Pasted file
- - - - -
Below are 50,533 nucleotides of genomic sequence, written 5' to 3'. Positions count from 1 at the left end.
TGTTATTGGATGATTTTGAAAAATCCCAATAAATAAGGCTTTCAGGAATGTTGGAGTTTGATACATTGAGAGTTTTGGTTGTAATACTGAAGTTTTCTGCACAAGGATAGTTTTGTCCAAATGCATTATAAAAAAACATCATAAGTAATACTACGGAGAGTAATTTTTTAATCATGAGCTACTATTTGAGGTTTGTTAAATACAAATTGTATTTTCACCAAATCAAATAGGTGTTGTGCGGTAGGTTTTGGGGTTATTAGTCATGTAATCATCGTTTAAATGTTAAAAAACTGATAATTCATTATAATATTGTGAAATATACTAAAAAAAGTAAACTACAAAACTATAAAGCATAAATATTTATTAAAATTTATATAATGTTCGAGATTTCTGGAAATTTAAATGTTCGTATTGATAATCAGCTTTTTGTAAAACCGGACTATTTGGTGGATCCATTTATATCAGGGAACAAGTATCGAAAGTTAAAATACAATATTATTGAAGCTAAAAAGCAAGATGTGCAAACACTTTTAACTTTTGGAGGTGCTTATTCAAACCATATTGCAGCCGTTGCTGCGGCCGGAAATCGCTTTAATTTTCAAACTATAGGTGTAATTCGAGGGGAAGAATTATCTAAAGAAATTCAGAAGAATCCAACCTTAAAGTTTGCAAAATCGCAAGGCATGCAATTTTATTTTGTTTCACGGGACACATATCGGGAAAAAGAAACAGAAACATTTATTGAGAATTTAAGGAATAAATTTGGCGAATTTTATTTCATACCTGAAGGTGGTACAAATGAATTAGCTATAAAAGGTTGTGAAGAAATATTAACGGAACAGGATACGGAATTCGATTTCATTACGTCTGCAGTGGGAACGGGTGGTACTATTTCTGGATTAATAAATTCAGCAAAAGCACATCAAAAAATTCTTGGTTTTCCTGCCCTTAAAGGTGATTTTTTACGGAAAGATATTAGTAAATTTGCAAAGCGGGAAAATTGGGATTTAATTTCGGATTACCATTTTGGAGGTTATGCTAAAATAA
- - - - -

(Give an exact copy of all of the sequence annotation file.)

Below are 50,533 nucleotides of genomic sequence, written 5' to 3'. Positions count from 1 at the left end.
TGTTATTGGATGATTTTGAAAAATCCCAATAAATAAGGCTTTCAGGAATGTTGGAGTTTGATACATTGAGAGTTTTGGTTGTAATACTGAAGTTTTCTGCACAAGGATAGTTTTGTCCAAATGCATTATAAAAAAACATCATAAGTAATACTACGGAGAGTAATTTTTTAATCATGAGCTACTATTTGAGGTTTGTTAAATACAAATTGTATTTTCACCAAATCAAATAGGTGTTGTGCGGTAGGTTTTGGGGTTATTAGTCATGTAATCATCGTTTAAATGTTAAAAAACTGATAATTCATTATAATATTGTGAAATATACTAAAAAAAGTAAACTACAAAACTATAAAGCATAAATATTTATTAAAATTTATATAATGTTCGAGATTTCTGGAAATTTAAATGTTCGTATTGATAATCAGCTTTTTGTAAAACCGGACTATTTGGTGGATCCATTTATATCAGGGAACAAGTATCGAAAGTTAAAATACAATATTATTGAAGCTAAAAAGCAAGATGTGCAAACACTTTTAACTTTTGGAGGTGCTTATTCAAACCATATTGCAGCCGTTGCTGCGGCCGGAAATCGCTTTAATTTTCAAACTATAGGTGTAATTCGAGGGGAAGAATTATCTAAAGAAATTCAGAAGAATCCAACCTTAAAGTTTGCAAAATCGCAAGGCATGCAATTTTATTTTGTTTCACGGGACACATATCGGGAAAAAGAAACAGAAACATTTATTGAGAATTTAAGGAATAAATTTGGCGAATTTTATTTCATACCTGAAGGTGGTACAAATGAATTAGCTATAAAAGGTTGTGAAGAAATATTAACGGAACAGGATACGGAATTCGATTTCATTACGTCTGCAGTGGGAACGGGTGGTACTATTTCTGGATTAATAAATTCAGCAAAAGCACATCAAAAAATTCTTGGTTTTCCTGCCCTTAAAGGTGATTTTTTACGGAAAGATATTAGTAAATTTGCAAAGCGGGAAAATTGGGATTTAATTTCGGATTACCATTTTGGAGGTTATGCTAAAATAA